From: An Anonymous Irish Reader [Email him]
On recent BBC Northern Ireland question and answer program the Minister For Education there made an observation. Sinn Fein’s John O'Dowd remarked it was important not to underestimate the rising force of English nationalism in England.
Mr. O'Dowd seemed to say this because the conventional, traditional view has been that whilst Scottish and Welsh nationalism are increasing forces in Britain that English nationalism was not.
A worthy observation. Twenty five years ago when England played a football match nearly all the banners in the crowd were union flag banners. Now the English white banner with red cross of St George has supplanted the union banner at England’s matches. [Identity parade: What do flags say about nations – and human nature?, by Michael McCarthy, The Independent, April 23, 2010)..]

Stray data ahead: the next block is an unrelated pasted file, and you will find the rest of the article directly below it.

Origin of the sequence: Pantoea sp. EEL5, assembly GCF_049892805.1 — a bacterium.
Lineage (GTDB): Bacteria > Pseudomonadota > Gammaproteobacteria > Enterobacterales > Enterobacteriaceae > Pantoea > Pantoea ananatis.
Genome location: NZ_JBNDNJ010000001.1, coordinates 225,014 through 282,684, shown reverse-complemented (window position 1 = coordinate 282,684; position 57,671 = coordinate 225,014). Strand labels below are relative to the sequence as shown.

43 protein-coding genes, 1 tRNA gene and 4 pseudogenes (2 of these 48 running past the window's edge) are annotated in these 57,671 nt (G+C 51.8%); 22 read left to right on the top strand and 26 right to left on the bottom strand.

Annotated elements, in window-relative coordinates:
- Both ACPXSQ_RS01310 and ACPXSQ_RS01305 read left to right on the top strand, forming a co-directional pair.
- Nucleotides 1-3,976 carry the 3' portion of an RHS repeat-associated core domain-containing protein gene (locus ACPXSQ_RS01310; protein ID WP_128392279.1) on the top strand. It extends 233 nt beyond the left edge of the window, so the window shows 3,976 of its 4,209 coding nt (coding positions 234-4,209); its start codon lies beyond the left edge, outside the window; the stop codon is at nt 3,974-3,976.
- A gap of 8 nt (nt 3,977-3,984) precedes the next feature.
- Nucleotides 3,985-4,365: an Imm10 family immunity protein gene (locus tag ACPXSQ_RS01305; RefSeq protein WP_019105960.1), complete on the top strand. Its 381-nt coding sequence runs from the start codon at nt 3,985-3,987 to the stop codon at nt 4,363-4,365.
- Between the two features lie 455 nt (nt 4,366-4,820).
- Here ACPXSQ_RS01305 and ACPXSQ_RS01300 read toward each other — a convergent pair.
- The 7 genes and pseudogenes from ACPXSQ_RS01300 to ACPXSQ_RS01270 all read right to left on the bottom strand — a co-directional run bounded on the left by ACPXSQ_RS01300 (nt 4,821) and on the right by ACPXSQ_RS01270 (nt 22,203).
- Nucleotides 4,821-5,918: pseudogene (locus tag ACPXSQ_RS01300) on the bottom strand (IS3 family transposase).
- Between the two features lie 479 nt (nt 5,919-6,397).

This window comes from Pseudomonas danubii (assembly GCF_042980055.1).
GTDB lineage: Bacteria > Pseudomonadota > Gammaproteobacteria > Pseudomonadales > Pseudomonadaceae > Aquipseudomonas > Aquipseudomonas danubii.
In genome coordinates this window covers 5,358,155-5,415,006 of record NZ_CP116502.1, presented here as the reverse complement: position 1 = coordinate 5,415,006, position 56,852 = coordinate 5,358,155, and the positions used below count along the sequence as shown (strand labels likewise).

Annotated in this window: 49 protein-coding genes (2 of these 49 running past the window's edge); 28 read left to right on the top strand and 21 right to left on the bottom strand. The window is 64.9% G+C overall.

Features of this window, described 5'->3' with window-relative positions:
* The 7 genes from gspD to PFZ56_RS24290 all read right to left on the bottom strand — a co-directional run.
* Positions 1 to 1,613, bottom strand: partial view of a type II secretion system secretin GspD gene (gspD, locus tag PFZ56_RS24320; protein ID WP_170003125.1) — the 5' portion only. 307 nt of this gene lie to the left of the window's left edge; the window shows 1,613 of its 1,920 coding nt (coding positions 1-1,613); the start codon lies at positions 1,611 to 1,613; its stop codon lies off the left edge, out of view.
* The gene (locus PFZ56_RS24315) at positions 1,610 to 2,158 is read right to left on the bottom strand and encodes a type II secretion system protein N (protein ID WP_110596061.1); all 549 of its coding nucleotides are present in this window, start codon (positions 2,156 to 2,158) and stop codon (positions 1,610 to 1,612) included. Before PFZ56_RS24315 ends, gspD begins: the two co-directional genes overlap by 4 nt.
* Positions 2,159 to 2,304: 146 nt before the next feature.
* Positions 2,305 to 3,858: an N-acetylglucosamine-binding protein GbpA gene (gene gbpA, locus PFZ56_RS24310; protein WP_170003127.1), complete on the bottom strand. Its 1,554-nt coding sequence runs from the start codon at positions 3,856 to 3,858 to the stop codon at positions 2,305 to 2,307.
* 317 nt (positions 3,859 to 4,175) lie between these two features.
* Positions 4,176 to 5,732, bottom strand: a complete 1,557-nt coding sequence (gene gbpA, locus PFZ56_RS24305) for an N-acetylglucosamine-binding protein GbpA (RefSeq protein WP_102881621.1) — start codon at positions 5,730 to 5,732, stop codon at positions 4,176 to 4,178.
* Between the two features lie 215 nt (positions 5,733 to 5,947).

Is that just a new fad in populist flag culture at football? No. Its meaning is deeper.
Mr. O'Dowd got it right. His observation is perceptive.
Nationalism and insular nationalism is rising within Britain. Given that the USSR, Yugoslavia, and others have broken up. Given that older nations with older claims to nationhood have emerged from them, wWill the same happen in Britain? Will it be the case that England, Scotland, and Wales will all be fully fledged nation states before the end of this century?
Even before the end of this decade?